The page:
Weekly Takeaways-January 3, 2022
Out with the Old... Towering above San Francisco is iconic Sutro Tower, a three-legged monument to obsolescence. Originally built in the 1970s to broadcast TV and radio signals throughout the hilly bay area, it has now been supplanted by cell towers, cables and fiber that provide streaming services. But it still operates. And even though few people use them, the TV signal is free. GPS, like Sutro Tower, was also built in the 1970s and provides a free* signal. And it is also obsolete. For the general user with a location app it works fine - most of the time. But, surprisingly, the majority of GPS' value is as a timing signal for communication and data networks. And it is not nearly secure, resilient or accurate enough for this application. It's time for something new. Last Week's Theme: A Present from China
"Yet another government report detailing bad things that will happen because of our foolish over reliance on GPS for timing." According to a new report from the National Institute of Standards and Technology (NIST), “The impact of a long lasting, widespread GPS outage on mobile phone networks would likely be staggering.”
According to this report, a "long lasting" GPS outage is only 24 hours. Which is not hard to achieve if you have the right equipment, such as this GPS jammer available on Amazon for only $14.98!
In the future, we may no longer get our position from GPS - we may get them from 5G signals. At least Qualcomm thinks so.
China has developed what it calls a Satellite Quantum System in a bid to combat any adversary intrusion into its power infrastructure. Chinese researchers published a paper where they described a drill using Mozi to protect its electric power grid against attacks.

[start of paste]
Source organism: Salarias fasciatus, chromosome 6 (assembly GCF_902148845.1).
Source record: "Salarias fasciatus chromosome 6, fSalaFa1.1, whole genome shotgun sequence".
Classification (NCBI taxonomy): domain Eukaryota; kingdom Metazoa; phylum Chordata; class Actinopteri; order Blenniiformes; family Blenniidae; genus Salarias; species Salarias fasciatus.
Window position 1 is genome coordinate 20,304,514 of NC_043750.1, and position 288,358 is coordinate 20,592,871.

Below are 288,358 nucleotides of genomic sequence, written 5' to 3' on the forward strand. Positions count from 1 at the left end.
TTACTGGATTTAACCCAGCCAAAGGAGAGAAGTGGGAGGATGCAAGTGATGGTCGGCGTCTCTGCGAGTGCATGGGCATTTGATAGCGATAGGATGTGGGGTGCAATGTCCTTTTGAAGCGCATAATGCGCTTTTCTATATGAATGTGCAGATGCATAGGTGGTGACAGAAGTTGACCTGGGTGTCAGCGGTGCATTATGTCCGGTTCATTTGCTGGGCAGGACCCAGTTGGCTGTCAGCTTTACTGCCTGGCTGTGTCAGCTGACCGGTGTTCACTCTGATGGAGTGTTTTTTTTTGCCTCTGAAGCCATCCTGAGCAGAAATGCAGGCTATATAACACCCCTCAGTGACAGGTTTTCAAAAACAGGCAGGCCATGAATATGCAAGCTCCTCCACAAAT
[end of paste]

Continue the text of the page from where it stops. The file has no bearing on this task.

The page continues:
Remember when the Russia Channel One TV host Dmitry Kiselyov said, “if NATO crosses our red line, it risks losing all 32 of its GPS satellites at once?” Recently he upped the threat against the US and NATO, adding: “Otherwise, everyone will be turned into radioactive ash”.
The More You Know...
*So is the GPS signal really free? For the sake of argument let's ignore the cost to the taxpayer, which is roughly $1.8B a year. To the consumer using the location app, it is free - though only because your location data is monetized. But for the enterprise user that needs timing from GPS, the hardware and system costs are very expensive. Nearly half a million GPS-tied timing boxes are sold a year, ranging in price from a few to tens of thousands of dollars a box. A basic design meets older 4G timing standards with no holdover (backup in case of a GPS outage). More expensive designs meet newer 5G timing standards and/or provides up to 48 hour holdover. On top of this, telcos and data centers spend lots of time and capital to ensure the timing stability and performance of their networks. But they are running up against the natural (and two decade old) limits that the "free" GPS system can provide. To learn more, please email us or schedule a meeting here.